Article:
[tsvwg] Suggestions on draft-ietf-tsvwg-transport-encrypt-09

Tommy Pauly <tpauly@apple.com> Thu, 07 November 2019 17:08 UTC

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Date: Thu, 07 Nov 2019 09:08:25 -0800
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Subject: [tsvwg] Suggestions on draft-ietf-tsvwg-transport-encrypt-09
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Hello TSVWG,

I've just read through the latest update to the Transport Header Encryption Considerations draft, draft-ietf-tsvwg-transport-encrypt-09. First off, the changes to the introduction, etc, do make things clearer. Thanks to the authors for those changes!

In light of the discussion going back and forth on the intent and appropriateness of the draft, I do indeed agree with the points being raised that the tone of the draft is a bit inconsistent: reading through the introduction, I get the impression that this document will explain to the reader the new way things will work in the world of encrypting our transports. And indeed, section 2.1 does give some good transport-layer rationale about ossification. However, much of the rest of the document can indeed be read as pointing out a laundry list of problems (particularly section 6) with using encryption. I do not believe that the intent of this document is to discourage encryption (and I would have concerns if it were), but I can also understand how some readers can get that impression.

However, I do believe that a document in this space—a statement on and guide for transport protocols that are encrypted—is valuable. I think that the document does need to be edited to perform this role, but it can serve a positive role in clarifying the benefits and necessity of encryption.

Protocols like QUIC that provide transport header encryption are indeed a huge benefit to the development of transport protocols, since they allow us to keep doing work on changing the transport without being caught up by the ossification of the network. Not only is encryption of headers important for privacy and security, but it has become a necessary method to allow work on transport protocols to evolve. If this message can be carried throughout the document, I think the message will be clearer. Yes, the passive signals that previously allowed middleboxes to infer loss patterns will not be visible—but those same signals are the ones that prevent the transport from changing to improve (and also allows anyone else to fingerprint the user!). If the justification for having network signaling is that it is useful to allow the network to optimize and improve traffic performance and reliability, then the advocates for these optimizations should also take into account the fact that protocols that encrypt headers (like QUIC) are the places where we can successfully deploy performance enhancements like 0-RTT connection setup and connection migration, in ways that cleartext solutions like TFO and MPTCP stumble.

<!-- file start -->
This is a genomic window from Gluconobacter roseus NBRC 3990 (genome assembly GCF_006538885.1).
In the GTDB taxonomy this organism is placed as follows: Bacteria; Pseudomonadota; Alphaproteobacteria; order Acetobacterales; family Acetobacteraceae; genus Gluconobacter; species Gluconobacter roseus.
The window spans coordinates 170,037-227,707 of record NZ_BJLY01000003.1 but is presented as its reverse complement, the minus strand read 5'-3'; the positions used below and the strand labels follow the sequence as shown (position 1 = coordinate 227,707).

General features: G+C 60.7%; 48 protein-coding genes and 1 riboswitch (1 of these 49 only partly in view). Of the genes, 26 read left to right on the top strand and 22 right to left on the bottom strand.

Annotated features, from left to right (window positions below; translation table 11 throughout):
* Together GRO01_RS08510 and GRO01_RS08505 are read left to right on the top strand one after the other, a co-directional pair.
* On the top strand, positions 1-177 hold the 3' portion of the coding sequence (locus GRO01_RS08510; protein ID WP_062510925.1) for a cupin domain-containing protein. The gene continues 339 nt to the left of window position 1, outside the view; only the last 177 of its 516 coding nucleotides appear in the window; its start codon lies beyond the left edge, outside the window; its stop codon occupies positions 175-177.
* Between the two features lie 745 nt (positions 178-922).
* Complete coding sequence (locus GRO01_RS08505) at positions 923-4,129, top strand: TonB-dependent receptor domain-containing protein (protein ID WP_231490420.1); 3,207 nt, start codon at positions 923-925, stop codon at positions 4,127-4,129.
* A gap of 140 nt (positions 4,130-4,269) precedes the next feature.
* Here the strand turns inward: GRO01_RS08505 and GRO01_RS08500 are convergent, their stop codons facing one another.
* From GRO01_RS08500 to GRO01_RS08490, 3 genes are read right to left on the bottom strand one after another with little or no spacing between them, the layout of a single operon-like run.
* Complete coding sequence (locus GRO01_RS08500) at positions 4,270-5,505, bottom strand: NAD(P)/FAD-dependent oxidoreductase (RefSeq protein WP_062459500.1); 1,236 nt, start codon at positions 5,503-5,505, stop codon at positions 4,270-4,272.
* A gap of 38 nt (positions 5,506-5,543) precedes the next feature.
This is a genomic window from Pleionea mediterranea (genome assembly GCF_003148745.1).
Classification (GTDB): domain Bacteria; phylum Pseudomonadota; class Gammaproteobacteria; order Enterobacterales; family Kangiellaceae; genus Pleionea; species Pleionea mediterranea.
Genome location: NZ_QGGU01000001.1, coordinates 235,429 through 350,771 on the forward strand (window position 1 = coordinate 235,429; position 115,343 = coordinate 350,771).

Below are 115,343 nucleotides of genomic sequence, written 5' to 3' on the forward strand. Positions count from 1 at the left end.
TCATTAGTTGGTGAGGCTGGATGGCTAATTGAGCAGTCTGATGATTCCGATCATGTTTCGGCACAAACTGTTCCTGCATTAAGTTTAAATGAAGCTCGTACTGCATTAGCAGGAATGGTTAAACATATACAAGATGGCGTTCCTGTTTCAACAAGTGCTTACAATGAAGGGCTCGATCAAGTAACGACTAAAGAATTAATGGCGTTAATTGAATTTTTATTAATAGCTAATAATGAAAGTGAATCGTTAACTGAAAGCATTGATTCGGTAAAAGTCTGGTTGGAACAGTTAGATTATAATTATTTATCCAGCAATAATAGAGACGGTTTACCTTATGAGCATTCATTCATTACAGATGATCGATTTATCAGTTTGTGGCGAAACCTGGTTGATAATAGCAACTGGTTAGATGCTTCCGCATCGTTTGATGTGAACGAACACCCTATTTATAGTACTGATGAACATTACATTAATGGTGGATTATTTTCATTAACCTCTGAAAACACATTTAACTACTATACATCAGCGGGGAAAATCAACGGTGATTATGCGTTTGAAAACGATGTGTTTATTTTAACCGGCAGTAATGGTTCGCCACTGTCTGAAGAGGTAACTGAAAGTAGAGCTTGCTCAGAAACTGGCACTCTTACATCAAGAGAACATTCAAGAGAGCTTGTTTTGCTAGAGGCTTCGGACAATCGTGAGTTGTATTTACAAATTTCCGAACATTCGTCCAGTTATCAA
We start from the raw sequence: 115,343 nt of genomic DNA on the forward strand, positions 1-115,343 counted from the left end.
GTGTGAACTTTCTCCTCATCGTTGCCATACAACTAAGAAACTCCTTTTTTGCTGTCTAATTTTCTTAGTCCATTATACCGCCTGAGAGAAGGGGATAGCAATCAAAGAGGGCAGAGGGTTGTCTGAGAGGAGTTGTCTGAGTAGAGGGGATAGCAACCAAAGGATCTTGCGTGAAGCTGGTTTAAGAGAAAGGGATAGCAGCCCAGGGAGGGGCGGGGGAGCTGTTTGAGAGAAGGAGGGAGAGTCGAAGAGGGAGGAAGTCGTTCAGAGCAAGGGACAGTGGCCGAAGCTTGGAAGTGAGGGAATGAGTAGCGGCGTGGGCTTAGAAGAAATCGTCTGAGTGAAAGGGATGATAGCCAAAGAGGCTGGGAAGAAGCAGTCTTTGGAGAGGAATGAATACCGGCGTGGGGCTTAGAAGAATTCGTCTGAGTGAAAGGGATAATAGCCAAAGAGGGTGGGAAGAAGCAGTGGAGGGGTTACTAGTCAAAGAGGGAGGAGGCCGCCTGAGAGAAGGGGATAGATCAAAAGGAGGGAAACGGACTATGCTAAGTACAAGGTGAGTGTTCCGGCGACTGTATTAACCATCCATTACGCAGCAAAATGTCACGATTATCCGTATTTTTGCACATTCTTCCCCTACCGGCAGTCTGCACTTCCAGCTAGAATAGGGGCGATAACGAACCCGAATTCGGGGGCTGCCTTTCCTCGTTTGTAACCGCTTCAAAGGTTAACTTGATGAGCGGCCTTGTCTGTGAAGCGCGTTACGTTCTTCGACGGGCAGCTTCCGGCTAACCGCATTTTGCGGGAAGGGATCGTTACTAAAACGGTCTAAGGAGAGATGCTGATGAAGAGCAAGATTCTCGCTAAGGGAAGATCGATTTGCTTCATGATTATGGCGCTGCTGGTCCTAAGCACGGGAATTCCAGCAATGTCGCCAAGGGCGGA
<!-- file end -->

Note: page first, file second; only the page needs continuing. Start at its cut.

As has been pointed out already, much of the operational considerations are already described by RFC 8404. Some of the discussion of these operational considerations in the TSV document could be reduced to point to that RFC, rather than needing to reiterate.

It may be good to, as a community, re-look at the conclusions section as the place to rework the tone. The choice it presents at the end is, as far as I can tell, the main concern that is being highlighted: that there should be some choice between encrypting transport headers and not encrypting them, depending on what you want the network to be able to do. Practically, I don't see that being the choice before protocol designers. What we see in the case of the Spin Bit in QUIC is that we are adding new mechanisms that are explicit signals, which are arguably outside of the domain of the original notion of transport headers, since the endpoints themselves consume an encrypted form of the information that acts as their true authority at the transport layer. The document brings up IOAM signaling and other mechanisms for measurement, which are also explicit signaling outside of the transport. This seems to be the more obvious conclusion. Of course, clients may not opt into these measurement mechanisms, but that is the choice and evolution that needs to play out. Perhaps the conclusion could lay out something similar to this logic:
- Transport headers are being encrypted, because it has become necessary to preserve privacy and allow for the evolution of transport protocols
- Signals that middleboxes passively read will not be available anymore, which makes certain functionality harder
- If clients want to get the functionality that middleboxes provide while using encrypted transports, they will need to come up with explicit signaling mechanisms

Best,
Tommy

-----

Also, two typos in the document:

Section 1:

... nis a technical ...

Should be:

... is a technical ...

Section 2.3:

... regulators to explore teh ...

Should be:

... regulators to explore the ...